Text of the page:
The Company, Associated With Surterra Therapeutics, Has Raised About $30 Million In Equity, According To Bergmann.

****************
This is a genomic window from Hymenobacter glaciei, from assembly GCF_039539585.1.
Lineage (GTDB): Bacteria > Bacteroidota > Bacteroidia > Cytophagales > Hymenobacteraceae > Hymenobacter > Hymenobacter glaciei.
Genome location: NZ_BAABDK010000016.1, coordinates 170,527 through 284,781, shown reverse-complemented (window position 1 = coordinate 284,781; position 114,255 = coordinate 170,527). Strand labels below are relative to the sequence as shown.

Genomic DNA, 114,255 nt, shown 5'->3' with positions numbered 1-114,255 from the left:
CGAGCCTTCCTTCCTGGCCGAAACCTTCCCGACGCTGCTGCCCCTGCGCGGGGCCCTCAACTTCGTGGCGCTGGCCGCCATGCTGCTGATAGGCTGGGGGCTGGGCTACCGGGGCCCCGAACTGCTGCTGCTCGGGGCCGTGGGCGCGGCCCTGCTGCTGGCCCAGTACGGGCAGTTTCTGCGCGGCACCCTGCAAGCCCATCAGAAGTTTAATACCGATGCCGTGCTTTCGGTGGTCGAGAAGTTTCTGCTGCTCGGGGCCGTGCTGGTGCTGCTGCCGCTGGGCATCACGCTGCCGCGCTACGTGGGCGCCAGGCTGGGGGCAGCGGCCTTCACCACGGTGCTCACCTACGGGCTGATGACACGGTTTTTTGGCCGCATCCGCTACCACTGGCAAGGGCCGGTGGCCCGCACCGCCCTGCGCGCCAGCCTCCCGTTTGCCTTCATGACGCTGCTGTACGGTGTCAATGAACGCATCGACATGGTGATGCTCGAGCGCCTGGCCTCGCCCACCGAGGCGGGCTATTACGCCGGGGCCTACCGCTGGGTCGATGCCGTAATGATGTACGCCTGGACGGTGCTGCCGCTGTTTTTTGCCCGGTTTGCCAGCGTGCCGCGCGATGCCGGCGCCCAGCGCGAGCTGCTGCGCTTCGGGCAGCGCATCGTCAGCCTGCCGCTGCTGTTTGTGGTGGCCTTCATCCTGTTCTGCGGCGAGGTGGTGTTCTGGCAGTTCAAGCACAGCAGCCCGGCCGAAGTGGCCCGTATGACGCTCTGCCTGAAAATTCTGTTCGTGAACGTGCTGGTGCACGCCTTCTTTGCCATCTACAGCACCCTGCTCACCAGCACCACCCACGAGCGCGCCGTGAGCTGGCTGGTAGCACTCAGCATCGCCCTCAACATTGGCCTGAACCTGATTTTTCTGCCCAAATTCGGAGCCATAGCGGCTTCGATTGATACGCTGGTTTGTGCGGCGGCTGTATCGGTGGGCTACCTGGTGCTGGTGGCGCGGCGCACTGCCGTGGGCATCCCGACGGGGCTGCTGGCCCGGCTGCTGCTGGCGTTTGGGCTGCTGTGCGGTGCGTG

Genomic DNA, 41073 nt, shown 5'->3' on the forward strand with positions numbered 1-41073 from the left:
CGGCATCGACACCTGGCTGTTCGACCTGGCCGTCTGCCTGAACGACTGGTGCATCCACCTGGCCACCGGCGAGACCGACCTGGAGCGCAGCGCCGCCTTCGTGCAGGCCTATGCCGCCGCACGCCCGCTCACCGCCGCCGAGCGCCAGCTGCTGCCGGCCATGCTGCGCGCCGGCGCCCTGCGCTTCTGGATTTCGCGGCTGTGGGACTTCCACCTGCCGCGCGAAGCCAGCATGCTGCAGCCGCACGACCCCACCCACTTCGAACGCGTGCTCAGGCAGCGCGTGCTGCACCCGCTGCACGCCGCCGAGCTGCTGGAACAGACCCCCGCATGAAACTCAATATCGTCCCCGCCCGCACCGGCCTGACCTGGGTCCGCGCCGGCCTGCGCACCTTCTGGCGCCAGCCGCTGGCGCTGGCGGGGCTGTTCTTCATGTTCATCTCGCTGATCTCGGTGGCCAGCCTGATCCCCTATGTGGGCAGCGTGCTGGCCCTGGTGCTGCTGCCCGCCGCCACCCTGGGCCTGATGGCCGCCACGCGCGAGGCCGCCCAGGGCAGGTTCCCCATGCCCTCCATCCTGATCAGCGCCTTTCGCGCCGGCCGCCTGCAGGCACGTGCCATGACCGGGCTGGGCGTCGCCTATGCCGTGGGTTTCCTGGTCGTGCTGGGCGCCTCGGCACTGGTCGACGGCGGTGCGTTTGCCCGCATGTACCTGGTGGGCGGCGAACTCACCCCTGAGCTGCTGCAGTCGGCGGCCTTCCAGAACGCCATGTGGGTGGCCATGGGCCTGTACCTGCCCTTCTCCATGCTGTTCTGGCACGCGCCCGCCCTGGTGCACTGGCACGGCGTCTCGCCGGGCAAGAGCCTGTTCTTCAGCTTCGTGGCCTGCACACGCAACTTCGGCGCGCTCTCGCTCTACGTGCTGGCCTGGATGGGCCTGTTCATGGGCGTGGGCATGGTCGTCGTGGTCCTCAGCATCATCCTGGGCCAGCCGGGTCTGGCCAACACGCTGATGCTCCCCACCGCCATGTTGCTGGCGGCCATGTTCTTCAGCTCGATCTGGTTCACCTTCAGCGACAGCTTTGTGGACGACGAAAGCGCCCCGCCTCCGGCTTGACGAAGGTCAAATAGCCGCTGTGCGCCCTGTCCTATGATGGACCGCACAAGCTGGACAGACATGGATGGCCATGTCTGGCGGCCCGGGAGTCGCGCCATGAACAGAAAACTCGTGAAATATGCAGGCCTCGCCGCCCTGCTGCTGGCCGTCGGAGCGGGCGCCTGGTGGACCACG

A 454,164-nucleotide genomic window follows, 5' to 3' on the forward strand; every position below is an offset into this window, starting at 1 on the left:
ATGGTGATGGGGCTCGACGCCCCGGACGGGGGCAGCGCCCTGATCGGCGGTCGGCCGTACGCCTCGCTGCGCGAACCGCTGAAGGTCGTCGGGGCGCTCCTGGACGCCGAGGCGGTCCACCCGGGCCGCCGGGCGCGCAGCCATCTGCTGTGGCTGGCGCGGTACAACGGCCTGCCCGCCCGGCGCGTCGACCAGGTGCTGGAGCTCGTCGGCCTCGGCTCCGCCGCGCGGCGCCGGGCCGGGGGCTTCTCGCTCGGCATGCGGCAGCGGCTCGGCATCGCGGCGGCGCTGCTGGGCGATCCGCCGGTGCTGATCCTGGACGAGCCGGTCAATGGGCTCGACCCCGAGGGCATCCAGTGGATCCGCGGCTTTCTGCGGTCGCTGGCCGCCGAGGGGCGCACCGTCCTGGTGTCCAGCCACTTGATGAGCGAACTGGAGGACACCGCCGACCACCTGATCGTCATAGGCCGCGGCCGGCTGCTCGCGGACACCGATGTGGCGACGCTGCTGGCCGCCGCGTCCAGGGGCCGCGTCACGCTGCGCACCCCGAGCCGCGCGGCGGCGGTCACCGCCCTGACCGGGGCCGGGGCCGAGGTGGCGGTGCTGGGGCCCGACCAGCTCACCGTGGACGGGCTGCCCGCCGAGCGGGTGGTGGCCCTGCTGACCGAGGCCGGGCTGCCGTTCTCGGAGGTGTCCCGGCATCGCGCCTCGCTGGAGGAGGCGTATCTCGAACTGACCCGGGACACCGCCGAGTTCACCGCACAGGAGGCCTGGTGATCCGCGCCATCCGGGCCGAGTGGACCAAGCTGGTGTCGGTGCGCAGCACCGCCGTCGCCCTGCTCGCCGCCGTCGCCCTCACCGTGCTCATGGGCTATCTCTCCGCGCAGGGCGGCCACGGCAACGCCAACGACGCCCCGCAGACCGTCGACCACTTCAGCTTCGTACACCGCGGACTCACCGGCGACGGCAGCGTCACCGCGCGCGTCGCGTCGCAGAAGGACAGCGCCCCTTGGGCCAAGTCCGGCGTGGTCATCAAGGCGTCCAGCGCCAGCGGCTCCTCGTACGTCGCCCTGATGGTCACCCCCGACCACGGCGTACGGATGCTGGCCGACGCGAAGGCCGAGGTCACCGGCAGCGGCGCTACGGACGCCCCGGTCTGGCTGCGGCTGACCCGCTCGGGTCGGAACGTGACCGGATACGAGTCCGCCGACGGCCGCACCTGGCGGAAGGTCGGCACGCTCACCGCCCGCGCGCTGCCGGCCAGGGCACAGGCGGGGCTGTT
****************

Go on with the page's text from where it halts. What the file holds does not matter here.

Do we expect to be profitable? Yes, absolutely. But I dont know when that will be, said Don Clifford, CEO of Polk County operator GrowHealthy. Just to recover our costs is going to take significant time. In its only public disclosure, affiliate GrowHealthy Holdings acknowledged bringing in 11 equity investors for $4.7 million nearly two years ago, before the company won a lawsuit that forced the state to issue a cultivating and dispensing license. Clifford said GrowHealthy has invested tens of millions of dollars into the business, which expects to begin growing marijuana this month in a section of a 200,000-square-foot cultivation facility converted out of a former Sealy Mattress factory. All the money weve brought in and continue to bring in goes toward the development of our new facility, preparing for dispensaries, those kinds of things, said Clifford. No one has sold out any of their shares or anything at this point. They never should have been picked, and theyre not Medical marijuana stocks qualified applicants. If they had enough money they wouldnt be shopping their licenses Louis Rotundo, lobbyist for interested marijuana operators Similarly, Jake Bergmann, a private equity fund manager who founded Surterra Holdings, said the company is seeking high net-worth investors in order to raise the money needed to expand production and cultivation facilities and open retail outlets. The company, associated with Surterra Therapeutics, has raised about $30 million in equity, according to Bergmann. Our investors are really buying into that big vision of being disruptive in the pharmaceutical space. Thats the pitch, said Bergmann, who dismissed Rotundos suggestion that operators shouldnt be allowed to raise capital.

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